A pharmacokinetic study of rifabutin and its interaction with antiretrovirals in African patients with TB-HIV co-infection.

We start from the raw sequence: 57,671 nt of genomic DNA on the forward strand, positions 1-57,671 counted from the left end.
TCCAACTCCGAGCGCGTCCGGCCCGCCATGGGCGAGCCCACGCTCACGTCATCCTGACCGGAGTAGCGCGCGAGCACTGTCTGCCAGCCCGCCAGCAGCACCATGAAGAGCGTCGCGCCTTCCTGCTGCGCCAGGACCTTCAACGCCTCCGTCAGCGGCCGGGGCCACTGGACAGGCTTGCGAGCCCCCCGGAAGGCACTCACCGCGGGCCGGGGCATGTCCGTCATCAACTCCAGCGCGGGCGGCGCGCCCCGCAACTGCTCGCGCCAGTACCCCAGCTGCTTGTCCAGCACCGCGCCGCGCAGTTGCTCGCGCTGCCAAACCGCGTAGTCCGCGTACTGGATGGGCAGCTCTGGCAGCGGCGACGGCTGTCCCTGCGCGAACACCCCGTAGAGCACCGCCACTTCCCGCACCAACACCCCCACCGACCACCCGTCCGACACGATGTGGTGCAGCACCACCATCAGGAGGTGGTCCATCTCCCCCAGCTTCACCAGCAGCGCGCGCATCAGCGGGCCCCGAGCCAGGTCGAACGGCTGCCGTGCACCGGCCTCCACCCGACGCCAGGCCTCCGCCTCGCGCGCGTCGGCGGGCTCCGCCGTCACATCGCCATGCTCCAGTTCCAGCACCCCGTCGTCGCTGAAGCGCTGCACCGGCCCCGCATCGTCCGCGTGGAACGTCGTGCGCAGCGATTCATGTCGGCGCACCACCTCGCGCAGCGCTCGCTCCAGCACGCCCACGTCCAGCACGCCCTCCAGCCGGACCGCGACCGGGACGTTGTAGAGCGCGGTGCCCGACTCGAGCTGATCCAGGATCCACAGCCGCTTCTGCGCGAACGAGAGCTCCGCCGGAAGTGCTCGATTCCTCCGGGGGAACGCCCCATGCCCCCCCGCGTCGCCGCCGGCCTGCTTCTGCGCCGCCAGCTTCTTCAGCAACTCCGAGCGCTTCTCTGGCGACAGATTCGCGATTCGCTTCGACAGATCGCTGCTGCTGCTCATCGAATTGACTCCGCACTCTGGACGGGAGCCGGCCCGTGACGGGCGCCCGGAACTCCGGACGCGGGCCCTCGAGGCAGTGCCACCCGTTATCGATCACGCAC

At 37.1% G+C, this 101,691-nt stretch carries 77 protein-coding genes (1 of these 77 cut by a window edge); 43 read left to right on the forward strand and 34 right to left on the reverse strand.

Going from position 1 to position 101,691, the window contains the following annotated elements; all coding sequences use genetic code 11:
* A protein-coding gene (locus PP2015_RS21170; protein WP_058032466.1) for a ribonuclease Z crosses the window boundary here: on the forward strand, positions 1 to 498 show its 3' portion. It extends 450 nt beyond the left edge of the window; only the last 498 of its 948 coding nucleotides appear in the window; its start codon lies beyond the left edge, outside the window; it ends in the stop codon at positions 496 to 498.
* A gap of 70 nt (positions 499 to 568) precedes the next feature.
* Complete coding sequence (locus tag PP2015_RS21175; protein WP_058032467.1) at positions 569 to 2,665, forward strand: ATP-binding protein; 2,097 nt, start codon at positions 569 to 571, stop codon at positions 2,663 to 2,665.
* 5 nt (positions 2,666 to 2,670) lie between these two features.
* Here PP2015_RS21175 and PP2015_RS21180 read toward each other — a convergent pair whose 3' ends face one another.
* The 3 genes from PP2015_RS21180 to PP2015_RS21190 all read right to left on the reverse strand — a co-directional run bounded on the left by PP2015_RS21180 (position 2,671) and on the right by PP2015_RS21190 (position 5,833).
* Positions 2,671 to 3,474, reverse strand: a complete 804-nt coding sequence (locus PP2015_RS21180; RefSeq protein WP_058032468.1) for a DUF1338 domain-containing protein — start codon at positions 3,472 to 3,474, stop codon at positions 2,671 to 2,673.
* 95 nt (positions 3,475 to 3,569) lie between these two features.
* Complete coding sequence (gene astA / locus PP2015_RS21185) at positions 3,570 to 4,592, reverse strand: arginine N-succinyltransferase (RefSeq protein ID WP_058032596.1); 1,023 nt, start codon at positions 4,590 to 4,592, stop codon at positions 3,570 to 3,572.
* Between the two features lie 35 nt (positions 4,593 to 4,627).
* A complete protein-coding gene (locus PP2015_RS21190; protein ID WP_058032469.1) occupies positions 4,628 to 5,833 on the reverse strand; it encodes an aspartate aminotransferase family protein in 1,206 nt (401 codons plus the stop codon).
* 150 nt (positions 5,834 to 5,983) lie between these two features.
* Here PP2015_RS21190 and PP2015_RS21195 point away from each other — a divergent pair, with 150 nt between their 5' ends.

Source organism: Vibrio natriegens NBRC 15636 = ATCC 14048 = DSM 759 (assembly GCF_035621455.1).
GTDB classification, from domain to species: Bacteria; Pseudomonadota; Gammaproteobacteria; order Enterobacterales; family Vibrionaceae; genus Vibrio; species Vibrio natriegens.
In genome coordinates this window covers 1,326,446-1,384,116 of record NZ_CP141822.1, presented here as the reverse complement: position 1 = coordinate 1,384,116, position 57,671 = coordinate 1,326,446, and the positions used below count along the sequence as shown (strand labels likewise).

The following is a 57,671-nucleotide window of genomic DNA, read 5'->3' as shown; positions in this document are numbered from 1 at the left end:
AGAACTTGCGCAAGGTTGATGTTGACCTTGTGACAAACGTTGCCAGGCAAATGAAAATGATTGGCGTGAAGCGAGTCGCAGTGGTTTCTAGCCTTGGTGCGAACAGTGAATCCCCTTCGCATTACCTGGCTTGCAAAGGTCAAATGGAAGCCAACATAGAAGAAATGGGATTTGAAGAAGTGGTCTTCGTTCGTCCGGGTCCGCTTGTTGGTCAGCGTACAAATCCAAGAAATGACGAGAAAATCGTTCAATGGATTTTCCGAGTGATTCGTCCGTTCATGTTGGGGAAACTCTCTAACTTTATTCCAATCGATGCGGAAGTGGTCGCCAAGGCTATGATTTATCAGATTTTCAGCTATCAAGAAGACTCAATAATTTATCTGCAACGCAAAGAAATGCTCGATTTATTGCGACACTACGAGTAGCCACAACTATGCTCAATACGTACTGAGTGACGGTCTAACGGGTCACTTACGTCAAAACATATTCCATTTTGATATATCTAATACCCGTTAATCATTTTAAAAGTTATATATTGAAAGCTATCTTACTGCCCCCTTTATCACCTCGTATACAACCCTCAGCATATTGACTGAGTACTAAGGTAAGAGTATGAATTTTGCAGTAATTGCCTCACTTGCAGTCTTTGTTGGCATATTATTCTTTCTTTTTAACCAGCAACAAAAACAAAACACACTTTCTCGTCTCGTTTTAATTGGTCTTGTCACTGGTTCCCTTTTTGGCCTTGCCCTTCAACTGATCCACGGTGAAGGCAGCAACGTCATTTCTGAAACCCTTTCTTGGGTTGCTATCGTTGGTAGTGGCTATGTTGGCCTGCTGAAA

The management of HIV-associated tuberculosis (TB) is complicated by the pharmacokinetic interactions between rifampicin (RMP) and co-administered protease inhibitors (PIs) and non-nucleoside reverse transcriptase inhibitors. Rifabutin (RBT) is an alternative rifamycin, preferred in patients requiring PIs. Recent studies suggest the current recommended dose of RBT in combination with boosted lopinavir (LPV/r) is suboptimal and there are insufficient pharmacokinetic data evaluating the interaction between RBT coadministered with efavirenz (EFV) and nevirapine (NVP). Pharmacogenomic studies have shown that RMP concentrations are lower in patients from sub-Saharan Africa with polymorphisms of the SLCO1B1gene but there is currently no data on the pharmacogenetic determinants of RBT exposure. The pharmacokinetics of RBT were evaluated at two different doses in HIV co-infected patients before and after the introduction of LPV/r, EFV and NVPbased antiretroviral therapy (ART). After six weeks of standard TB therapy, RBT 300 mg daily was started for four weeks. Thereafter patients were randomized to receive either RBT 150 mg daily or RBT 150 mg three times a week (TPW) with LPV/r, RBT 300mg or 450mg with NVP or RBT- 450mg or 600mg with efavirenz. After four weeks on the first RBT dose, patients switched to the alternate dose and continued until the end of TB treatment. Serial RBT and 25-O-desacetylrifabutin (dRBT) concentrations were measured during a dose interval before patients switched RBT doses. The median AUC0-24 and Cmax, of RBT in patients taking 150mg RBT TPW was significantly reduced when compared to the other treatment arms. 86% of patients whilst on this intermittent RBT arm had an AUC0-24 < 4.5 μg.h/mL, level that has been associated with acquired rifamycin resistance. Rifabutin exposure was maintained within the range of AUCs that have been shown to prevent acquired rifamycin resistance (ARR) with 150mg daily dosing in combination with LPV/r. In addition, the combination of RBT with NVP 300mg resulted in significantly increased exposure of RBT, with significantly higher exposure observed with 600mg RBT. However, the combination of RBT 450mg with EFV resulted in RBT exposure lower than 300mg RBT given alone in the same patients, whereas RBT 600mg plus NVP results in bioavailability of RBT equivalent to 300mg given alone. Rifabutin was well tolerated at all doses. Only three grade 4 laboratory toxicities, elevated transaminases, neutropenia, and uveitis, possibly related to RBT were reported in patients taking NVP. SLCO1B1 rs4149032 C>T polymorphism occurs frequently in African patients in Durban and may be associated with low RBT bioavailability. These findings support recommendations for the higher dose of RBT in combination with LPV and EFV but not with NVP.